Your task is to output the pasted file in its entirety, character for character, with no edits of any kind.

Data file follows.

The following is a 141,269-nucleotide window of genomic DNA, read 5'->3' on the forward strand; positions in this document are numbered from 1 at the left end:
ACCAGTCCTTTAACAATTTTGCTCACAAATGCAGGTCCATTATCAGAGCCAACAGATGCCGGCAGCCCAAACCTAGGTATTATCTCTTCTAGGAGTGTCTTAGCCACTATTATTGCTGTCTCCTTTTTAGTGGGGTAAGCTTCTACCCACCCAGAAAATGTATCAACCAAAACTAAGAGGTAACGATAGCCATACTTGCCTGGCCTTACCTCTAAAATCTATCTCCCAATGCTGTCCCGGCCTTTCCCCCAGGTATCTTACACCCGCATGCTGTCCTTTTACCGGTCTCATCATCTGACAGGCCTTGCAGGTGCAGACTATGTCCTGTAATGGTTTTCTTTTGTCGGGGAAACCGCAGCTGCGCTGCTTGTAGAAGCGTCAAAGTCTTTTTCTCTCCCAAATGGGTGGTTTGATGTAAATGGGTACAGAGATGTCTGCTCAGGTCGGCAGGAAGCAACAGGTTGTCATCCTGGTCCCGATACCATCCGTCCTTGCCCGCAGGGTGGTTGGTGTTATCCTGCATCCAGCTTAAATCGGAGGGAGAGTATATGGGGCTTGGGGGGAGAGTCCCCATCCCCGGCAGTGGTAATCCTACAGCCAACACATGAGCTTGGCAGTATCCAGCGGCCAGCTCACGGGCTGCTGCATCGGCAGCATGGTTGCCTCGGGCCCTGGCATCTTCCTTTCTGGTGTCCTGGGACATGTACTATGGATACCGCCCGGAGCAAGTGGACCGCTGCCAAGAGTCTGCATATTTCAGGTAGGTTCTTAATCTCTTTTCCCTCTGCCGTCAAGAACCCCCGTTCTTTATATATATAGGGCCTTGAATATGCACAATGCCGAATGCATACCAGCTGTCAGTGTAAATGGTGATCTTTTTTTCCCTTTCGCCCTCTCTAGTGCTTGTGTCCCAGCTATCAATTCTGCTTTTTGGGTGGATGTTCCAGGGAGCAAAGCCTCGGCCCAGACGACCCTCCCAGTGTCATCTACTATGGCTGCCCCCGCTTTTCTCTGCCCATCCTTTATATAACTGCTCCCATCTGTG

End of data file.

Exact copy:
The following is a 141,269-nucleotide window of genomic DNA, read 5'->3' on the forward strand; positions in this document are numbered from 1 at the left end:
ACCAGTCCTTTAACAATTTTGCTCACAAATGCAGGTCCATTATCAGAGCCAACAGATGCCGGCAGCCCAAACCTAGGTATTATCTCTTCTAGGAGTGTCTTAGCCACTATTATTGCTGTCTCCTTTTTAGTGGGGTAAGCTTCTACCCACCCAGAAAATGTATCAACCAAAACTAAGAGGTAACGATAGCCATACTTGCCTGGCCTTACCTCTAAAATCTATCTCCCAATGCTGTCCCGGCCTTTCCCCCAGGTATCTTACACCCGCATGCTGTCCTTTTACCGGTCTCATCATCTGACAGGCCTTGCAGGTGCAGACTATGTCCTGTAATGGTTTTCTTTTGTCGGGGAAACCGCAGCTGCGCTGCTTGTAGAAGCGTCAAAGTCTTTTTCTCTCCCAAATGGGTGGTTTGATGTAAATGGGTACAGAGATGTCTGCTCAGGTCGGCAGGAAGCAACAGGTTGTCATCCTGGTCCCGATACCATCCGTCCTTGCCCGCAGGGTGGTTGGTGTTATCCTGCATCCAGCTTAAATCGGAGGGAGAGTATATGGGGCTTGGGGGGAGAGTCCCCATCCCCGGCAGTGGTAATCCTACAGCCAACACATGAGCTTGGCAGTATCCAGCGGCCAGCTCACGGGCTGCTGCATCGGCAGCATGGTTGCCTCGGGCCCTGGCATCTTCCTTTCTGGTGTCCTGGGACATGTACTATGGATACCGCCCGGAGCAAGTGGACCGCTGCCAAGAGTCTGCATATTTCAGGTAGGTTCTTAATCTCTTTTCCCTCTGCCGTCAAGAACCCCCGTTCTTTATATATATAGGGCCTTGAATATGCACAATGCCGAATGCATACCAGCTGTCAGTGTAAATGGTGATCTTTTTTTCCCTTTCGCCCTCTCTAGTGCTTGTGTCCCAGCTATCAATTCTGCTTTTTGGGTGGATGTTCCAGGGAGCAAAGCCTCGGCCCAGACGACCCTCCCAGTGTCATCTACTATGGCTGCCCCCGCTTTTCTCTGCCCATCCTTTATATAACTGCTCCCATCTGTG